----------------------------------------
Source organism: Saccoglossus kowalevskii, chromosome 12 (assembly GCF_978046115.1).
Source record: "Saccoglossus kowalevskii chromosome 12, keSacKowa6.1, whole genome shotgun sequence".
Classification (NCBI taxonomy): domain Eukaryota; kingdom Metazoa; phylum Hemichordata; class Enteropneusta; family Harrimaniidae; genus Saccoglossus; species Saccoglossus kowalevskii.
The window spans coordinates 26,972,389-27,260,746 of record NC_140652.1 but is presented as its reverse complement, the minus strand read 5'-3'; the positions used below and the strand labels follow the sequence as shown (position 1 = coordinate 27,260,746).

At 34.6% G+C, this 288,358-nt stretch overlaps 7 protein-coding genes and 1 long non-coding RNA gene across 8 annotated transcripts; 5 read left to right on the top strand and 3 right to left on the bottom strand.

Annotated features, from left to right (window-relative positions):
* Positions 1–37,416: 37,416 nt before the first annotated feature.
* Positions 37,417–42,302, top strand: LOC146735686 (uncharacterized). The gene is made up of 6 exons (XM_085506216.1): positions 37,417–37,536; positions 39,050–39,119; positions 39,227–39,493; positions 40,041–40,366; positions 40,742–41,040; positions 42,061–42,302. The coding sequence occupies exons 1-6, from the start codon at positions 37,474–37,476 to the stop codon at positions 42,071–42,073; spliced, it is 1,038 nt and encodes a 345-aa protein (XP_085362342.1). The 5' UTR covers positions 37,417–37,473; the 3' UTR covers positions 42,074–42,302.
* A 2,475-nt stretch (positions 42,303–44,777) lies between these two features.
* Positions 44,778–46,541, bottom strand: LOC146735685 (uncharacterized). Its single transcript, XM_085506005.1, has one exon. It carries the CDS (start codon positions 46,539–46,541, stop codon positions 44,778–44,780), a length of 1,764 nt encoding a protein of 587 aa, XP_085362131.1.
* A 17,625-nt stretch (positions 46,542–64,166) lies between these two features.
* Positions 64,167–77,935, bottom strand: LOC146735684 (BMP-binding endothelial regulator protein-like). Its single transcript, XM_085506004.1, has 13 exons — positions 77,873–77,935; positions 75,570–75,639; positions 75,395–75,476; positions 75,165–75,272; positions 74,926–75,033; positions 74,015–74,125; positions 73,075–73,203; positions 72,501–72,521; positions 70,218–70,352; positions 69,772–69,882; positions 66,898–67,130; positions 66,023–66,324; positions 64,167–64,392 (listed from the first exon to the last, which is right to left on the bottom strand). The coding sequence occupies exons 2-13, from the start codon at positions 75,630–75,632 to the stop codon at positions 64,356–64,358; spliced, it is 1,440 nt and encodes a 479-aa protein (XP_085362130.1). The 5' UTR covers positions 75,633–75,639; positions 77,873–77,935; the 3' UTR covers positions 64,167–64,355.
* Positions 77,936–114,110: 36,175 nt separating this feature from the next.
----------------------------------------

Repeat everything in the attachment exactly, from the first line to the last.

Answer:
Source organism: Saccoglossus kowalevskii, chromosome 12 (assembly GCF_978046115.1).
Source record: "Saccoglossus kowalevskii chromosome 12, keSacKowa6.1, whole genome shotgun sequence".
Classification (NCBI taxonomy): domain Eukaryota; kingdom Metazoa; phylum Hemichordata; class Enteropneusta; family Harrimaniidae; genus Saccoglossus; species Saccoglossus kowalevskii.
The window spans coordinates 26,972,389-27,260,746 of record NC_140652.1 but is presented as its reverse complement, the minus strand read 5'-3'; the positions used below and the strand labels follow the sequence as shown (position 1 = coordinate 27,260,746).

At 34.6% G+C, this 288,358-nt stretch overlaps 7 protein-coding genes and 1 long non-coding RNA gene across 8 annotated transcripts; 5 read left to right on the top strand and 3 right to left on the bottom strand.

Annotated features, from left to right (window-relative positions):
* Positions 1–37,416: 37,416 nt before the first annotated feature.
* Positions 37,417–42,302, top strand: LOC146735686 (uncharacterized). The gene is made up of 6 exons (XM_085506216.1): positions 37,417–37,536; positions 39,050–39,119; positions 39,227–39,493; positions 40,041–40,366; positions 40,742–41,040; positions 42,061–42,302. The coding sequence occupies exons 1-6, from the start codon at positions 37,474–37,476 to the stop codon at positions 42,071–42,073; spliced, it is 1,038 nt and encodes a 345-aa protein (XP_085362342.1). The 5' UTR covers positions 37,417–37,473; the 3' UTR covers positions 42,074–42,302.
* A 2,475-nt stretch (positions 42,303–44,777) lies between these two features.
* Positions 44,778–46,541, bottom strand: LOC146735685 (uncharacterized). Its single transcript, XM_085506005.1, has one exon. It carries the CDS (start codon positions 46,539–46,541, stop codon positions 44,778–44,780), a length of 1,764 nt encoding a protein of 587 aa, XP_085362131.1.
* A 17,625-nt stretch (positions 46,542–64,166) lies between these two features.
* Positions 64,167–77,935, bottom strand: LOC146735684 (BMP-binding endothelial regulator protein-like). Its single transcript, XM_085506004.1, has 13 exons — positions 77,873–77,935; positions 75,570–75,639; positions 75,395–75,476; positions 75,165–75,272; positions 74,926–75,033; positions 74,015–74,125; positions 73,075–73,203; positions 72,501–72,521; positions 70,218–70,352; positions 69,772–69,882; positions 66,898–67,130; positions 66,023–66,324; positions 64,167–64,392 (listed from the first exon to the last, which is right to left on the bottom strand). The coding sequence occupies exons 2-13, from the start codon at positions 75,630–75,632 to the stop codon at positions 64,356–64,358; spliced, it is 1,440 nt and encodes a 479-aa protein (XP_085362130.1). The 5' UTR covers positions 75,633–75,639; positions 77,873–77,935; the 3' UTR covers positions 64,167–64,355.
* Positions 77,936–114,110: 36,175 nt separating this feature from the next.